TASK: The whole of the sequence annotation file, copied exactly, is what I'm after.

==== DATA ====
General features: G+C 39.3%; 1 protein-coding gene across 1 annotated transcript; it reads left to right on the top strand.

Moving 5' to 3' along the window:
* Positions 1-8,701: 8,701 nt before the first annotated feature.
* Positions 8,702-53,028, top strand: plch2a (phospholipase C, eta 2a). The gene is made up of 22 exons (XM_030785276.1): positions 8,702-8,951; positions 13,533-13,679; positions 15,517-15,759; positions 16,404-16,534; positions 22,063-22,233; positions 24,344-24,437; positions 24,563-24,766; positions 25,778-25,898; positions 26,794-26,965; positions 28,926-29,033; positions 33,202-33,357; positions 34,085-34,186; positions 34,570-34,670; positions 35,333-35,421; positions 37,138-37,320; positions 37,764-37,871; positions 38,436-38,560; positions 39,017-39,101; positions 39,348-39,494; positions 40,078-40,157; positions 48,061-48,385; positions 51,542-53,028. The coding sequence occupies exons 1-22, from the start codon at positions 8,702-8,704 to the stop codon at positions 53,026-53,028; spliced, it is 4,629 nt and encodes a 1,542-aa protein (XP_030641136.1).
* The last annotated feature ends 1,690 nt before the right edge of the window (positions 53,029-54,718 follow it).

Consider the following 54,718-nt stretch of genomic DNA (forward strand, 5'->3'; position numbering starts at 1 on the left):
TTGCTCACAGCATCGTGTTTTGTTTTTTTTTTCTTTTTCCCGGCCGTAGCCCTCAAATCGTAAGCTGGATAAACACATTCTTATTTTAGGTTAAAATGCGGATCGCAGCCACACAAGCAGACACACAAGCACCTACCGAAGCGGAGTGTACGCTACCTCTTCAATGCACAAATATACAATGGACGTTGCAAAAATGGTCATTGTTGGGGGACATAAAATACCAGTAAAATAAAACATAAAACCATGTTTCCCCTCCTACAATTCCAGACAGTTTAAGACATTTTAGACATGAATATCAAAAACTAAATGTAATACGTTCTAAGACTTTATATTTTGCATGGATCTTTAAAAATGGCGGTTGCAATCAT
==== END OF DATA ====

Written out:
General features: G+C 39.3%; 1 protein-coding gene across 1 annotated transcript; it reads left to right on the top strand.

Moving 5' to 3' along the window:
* Positions 1-8,701: 8,701 nt before the first annotated feature.
* Positions 8,702-53,028, top strand: plch2a (phospholipase C, eta 2a). The gene is made up of 22 exons (XM_030785276.1): positions 8,702-8,951; positions 13,533-13,679; positions 15,517-15,759; positions 16,404-16,534; positions 22,063-22,233; positions 24,344-24,437; positions 24,563-24,766; positions 25,778-25,898; positions 26,794-26,965; positions 28,926-29,033; positions 33,202-33,357; positions 34,085-34,186; positions 34,570-34,670; positions 35,333-35,421; positions 37,138-37,320; positions 37,764-37,871; positions 38,436-38,560; positions 39,017-39,101; positions 39,348-39,494; positions 40,078-40,157; positions 48,061-48,385; positions 51,542-53,028. The coding sequence occupies exons 1-22, from the start codon at positions 8,702-8,704 to the stop codon at positions 53,026-53,028; spliced, it is 4,629 nt and encodes a 1,542-aa protein (XP_030641136.1).
* The last annotated feature ends 1,690 nt before the right edge of the window (positions 53,029-54,718 follow it).

Consider the following 54,718-nt stretch of genomic DNA (forward strand, 5'->3'; position numbering starts at 1 on the left):
TTGCTCACAGCATCGTGTTTTGTTTTTTTTTTCTTTTTCCCGGCCGTAGCCCTCAAATCGTAAGCTGGATAAACACATTCTTATTTTAGGTTAAAATGCGGATCGCAGCCACACAAGCAGACACACAAGCACCTACCGAAGCGGAGTGTACGCTACCTCTTCAATGCACAAATATACAATGGACGTTGCAAAAATGGTCATTGTTGGGGGACATAAAATACCAGTAAAATAAAACATAAAACCATGTTTCCCCTCCTACAATTCCAGACAGTTTAAGACATTTTAGACATGAATATCAAAAACTAAATGTAATACGTTCTAAGACTTTATATTTTGCATGGATCTTTAAAAATGGCGGTTGCAATCAT